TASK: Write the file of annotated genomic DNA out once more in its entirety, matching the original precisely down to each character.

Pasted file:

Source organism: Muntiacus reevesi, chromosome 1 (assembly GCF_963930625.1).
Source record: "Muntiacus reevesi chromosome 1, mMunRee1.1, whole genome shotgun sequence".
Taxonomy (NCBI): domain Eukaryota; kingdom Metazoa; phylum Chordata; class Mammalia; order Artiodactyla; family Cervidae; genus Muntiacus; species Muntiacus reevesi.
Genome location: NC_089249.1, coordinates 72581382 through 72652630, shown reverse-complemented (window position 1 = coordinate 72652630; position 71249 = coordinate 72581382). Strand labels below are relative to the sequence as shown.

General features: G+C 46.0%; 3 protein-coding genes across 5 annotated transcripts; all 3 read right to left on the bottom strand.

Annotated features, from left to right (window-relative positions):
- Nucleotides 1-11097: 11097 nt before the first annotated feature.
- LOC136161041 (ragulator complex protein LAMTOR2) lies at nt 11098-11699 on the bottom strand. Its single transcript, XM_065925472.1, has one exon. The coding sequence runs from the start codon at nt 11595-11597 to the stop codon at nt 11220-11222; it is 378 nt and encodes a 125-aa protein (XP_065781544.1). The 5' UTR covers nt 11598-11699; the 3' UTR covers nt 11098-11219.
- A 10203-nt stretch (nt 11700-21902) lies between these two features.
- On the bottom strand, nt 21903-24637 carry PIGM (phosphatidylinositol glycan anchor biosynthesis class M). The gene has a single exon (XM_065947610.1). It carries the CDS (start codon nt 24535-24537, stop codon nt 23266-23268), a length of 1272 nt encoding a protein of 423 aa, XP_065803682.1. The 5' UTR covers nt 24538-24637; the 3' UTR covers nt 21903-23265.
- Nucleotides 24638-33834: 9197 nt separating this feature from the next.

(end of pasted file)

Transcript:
Source organism: Muntiacus reevesi, chromosome 1 (assembly GCF_963930625.1).
Source record: "Muntiacus reevesi chromosome 1, mMunRee1.1, whole genome shotgun sequence".
Taxonomy (NCBI): domain Eukaryota; kingdom Metazoa; phylum Chordata; class Mammalia; order Artiodactyla; family Cervidae; genus Muntiacus; species Muntiacus reevesi.
Genome location: NC_089249.1, coordinates 72581382 through 72652630, shown reverse-complemented (window position 1 = coordinate 72652630; position 71249 = coordinate 72581382). Strand labels below are relative to the sequence as shown.

General features: G+C 46.0%; 3 protein-coding genes across 5 annotated transcripts; all 3 read right to left on the bottom strand.

Annotated features, from left to right (window-relative positions):
- Nucleotides 1-11097: 11097 nt before the first annotated feature.
- LOC136161041 (ragulator complex protein LAMTOR2) lies at nt 11098-11699 on the bottom strand. Its single transcript, XM_065925472.1, has one exon. The coding sequence runs from the start codon at nt 11595-11597 to the stop codon at nt 11220-11222; it is 378 nt and encodes a 125-aa protein (XP_065781544.1). The 5' UTR covers nt 11598-11699; the 3' UTR covers nt 11098-11219.
- A 10203-nt stretch (nt 11700-21902) lies between these two features.
- On the bottom strand, nt 21903-24637 carry PIGM (phosphatidylinositol glycan anchor biosynthesis class M). The gene has a single exon (XM_065947610.1). It carries the CDS (start codon nt 24535-24537, stop codon nt 23266-23268), a length of 1272 nt encoding a protein of 423 aa, XP_065803682.1. The 5' UTR covers nt 24538-24637; the 3' UTR covers nt 21903-23265.
- Nucleotides 24638-33834: 9197 nt separating this feature from the next.